Holcim and Lafarge sell assets to win US backing
Swiss family-owned cement maker Holcim and French counterpart Lafarage have agreed to sell several plants and terminals in the US and Canada, setting the stage for their impending merger.
The sale of assets in the US and Canada will help the two firms win regulatory approval for the $46 billion merger, which will create the largest cement manufacturer in the world.
US regulators said the sale of assets was necessary to protect consumers from the deal, as competition would be substantially lessened in 12 markets, particularly Detroit, Boston and New Orleans.
Holcim will sell slag cement plants in Chicago and New Jersey and terminals in Massachusetts, Michigan, Illinois, while Lafarage will sell its Davenport cement plant in Iowa and seven terminals along the Mississippi River.
The two companies say the mega deal will lead to cost savings of $1.5 billion annually, giving them a significant advantage over competitors in a struggling market.
Holcim, controlled by the founding Schmidheiny family, had net sales of $20.8 billion in 2014. Lafarage had net sales of $16.9 billion in 2013.
Esther Koplowitz secures stake in FCC
Spanish billionaire Esther Koplowitz has reached a deal to refinance personal debt in a move that will reportedly bring long-term financial stability to Fomento de Construcciones y Contratas (FCC).
The deal is part of a strategic recovery plan launched by FCC in 2013 and will see Koplowitz refinance personal debt from the company Dominum Dirección y Gestión, through which she owns her stake in FCC.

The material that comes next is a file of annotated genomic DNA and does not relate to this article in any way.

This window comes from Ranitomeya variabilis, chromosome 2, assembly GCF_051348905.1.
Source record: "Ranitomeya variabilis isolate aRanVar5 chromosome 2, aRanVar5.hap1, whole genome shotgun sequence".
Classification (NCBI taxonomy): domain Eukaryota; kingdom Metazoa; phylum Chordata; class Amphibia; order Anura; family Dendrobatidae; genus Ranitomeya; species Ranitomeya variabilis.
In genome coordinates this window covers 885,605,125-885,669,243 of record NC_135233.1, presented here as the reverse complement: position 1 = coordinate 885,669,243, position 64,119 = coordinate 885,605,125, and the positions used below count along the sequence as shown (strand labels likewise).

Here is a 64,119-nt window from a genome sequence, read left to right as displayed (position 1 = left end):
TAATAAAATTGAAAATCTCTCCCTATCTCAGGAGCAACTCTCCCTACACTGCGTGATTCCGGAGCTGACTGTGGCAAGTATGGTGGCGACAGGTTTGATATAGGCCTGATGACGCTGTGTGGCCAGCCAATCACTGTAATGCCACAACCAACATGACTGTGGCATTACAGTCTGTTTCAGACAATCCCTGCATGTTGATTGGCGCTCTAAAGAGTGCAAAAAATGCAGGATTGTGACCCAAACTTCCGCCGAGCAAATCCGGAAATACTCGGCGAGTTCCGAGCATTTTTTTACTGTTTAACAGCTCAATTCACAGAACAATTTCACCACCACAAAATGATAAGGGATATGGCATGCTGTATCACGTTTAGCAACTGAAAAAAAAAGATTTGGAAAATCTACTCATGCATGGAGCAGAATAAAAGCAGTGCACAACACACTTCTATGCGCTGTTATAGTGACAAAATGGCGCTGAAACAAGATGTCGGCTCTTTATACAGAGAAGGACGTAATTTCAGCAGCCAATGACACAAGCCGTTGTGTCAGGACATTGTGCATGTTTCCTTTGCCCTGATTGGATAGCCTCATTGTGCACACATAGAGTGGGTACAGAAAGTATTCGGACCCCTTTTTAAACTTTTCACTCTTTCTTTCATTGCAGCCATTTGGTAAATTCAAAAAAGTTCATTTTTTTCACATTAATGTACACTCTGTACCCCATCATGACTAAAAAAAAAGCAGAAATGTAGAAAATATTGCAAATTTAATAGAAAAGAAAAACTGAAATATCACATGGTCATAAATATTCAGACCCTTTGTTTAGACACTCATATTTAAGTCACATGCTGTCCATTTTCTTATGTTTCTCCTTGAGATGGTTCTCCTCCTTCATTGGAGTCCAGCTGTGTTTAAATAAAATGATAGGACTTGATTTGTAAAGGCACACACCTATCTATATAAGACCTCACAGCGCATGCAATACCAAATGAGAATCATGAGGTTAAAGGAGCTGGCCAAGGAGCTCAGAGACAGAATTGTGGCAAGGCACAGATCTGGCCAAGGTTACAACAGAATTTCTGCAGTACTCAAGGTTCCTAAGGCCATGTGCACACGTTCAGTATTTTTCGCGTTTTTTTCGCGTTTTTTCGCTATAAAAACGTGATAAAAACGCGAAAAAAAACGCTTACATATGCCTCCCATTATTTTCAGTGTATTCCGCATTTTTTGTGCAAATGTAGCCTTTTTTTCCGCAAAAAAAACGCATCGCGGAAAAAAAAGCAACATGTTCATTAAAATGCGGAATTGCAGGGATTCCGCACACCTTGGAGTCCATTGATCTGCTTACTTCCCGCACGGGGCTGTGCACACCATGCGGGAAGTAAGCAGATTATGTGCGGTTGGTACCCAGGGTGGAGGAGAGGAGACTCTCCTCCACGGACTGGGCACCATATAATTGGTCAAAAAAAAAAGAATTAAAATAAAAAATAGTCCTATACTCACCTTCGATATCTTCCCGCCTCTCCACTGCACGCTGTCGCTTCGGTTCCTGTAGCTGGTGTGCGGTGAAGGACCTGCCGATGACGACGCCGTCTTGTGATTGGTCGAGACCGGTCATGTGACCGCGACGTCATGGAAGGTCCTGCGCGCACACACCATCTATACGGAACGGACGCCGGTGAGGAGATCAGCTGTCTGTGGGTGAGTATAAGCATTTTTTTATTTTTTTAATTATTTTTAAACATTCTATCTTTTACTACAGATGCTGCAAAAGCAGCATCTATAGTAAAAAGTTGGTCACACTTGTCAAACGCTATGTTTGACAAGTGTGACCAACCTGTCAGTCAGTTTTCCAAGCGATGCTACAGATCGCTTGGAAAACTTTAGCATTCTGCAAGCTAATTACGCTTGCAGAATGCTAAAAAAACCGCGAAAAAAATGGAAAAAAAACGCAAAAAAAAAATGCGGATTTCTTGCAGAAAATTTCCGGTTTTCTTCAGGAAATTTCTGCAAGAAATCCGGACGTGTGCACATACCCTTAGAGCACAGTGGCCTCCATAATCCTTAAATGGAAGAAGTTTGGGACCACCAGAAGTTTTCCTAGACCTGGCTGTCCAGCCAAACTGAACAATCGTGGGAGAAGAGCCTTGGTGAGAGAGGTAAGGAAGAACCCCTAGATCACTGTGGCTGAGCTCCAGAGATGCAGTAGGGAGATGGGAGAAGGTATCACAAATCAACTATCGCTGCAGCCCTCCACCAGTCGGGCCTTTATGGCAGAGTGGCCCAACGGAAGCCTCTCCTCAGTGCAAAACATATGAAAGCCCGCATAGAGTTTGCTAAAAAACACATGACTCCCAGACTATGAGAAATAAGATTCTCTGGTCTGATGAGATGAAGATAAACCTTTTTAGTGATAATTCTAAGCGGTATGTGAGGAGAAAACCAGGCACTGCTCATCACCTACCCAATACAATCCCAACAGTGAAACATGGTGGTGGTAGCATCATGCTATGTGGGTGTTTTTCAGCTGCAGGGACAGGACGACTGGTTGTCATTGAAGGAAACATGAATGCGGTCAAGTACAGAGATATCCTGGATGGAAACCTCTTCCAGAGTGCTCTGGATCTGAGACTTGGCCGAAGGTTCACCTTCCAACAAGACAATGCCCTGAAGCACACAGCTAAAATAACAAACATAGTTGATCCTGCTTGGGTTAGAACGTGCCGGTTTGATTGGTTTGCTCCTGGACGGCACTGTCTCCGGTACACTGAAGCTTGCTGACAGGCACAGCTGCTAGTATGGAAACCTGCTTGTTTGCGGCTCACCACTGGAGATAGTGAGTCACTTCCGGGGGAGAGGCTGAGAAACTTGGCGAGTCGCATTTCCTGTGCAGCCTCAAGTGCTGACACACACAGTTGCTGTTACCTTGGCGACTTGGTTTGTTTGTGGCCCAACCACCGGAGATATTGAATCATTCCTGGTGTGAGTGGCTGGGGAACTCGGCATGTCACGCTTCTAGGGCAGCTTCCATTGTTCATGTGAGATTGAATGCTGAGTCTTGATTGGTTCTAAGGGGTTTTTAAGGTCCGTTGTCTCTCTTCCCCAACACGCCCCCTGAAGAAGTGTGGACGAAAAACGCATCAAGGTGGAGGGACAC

Koplowitz saw her stake drop from more than 50% to 22.4% in 2014, after Mexican billionaire Carlos Slim acquired a 25.6% stake in FCC through a rights offering.
Since the launch of the recovery plan, FCC Group has refinanced $6.2 billion of debt and divested non-core assets to a value of over $1.6 billion. The construction company has also seen international investment from Bill Gates and George Soros.
FCC had a turnover of €6.6 billion in 2013.
Toyota posts record annual profit
Toyota Motor Corp, owned by the Toyoda family, announced today that its annual profit has surged 19% to a record 2.17 trillion yen ($18.1 billion), setting a new annual record for the Japanese carmaker.
Looking forward, the company said it is expecting 3.5% growth in profit to 2.25 trillion yen ($18.8 billion) for 2016, with sales in North America to grow 4.2% to 2.83 million.
President Akio Toyoda said the Japanese automaker appeared to be back on track for "sustainable growth," adding that the coming year would be a critical test.
"I think we are at a stage where we can move on to putting into practice what we have been preparing during the intentional pause," Toyoda said, referring to a recent strategy that seeks to ensure sales growth stays at a sustainable pace.
The Toyoda family founded Toyota in 1937.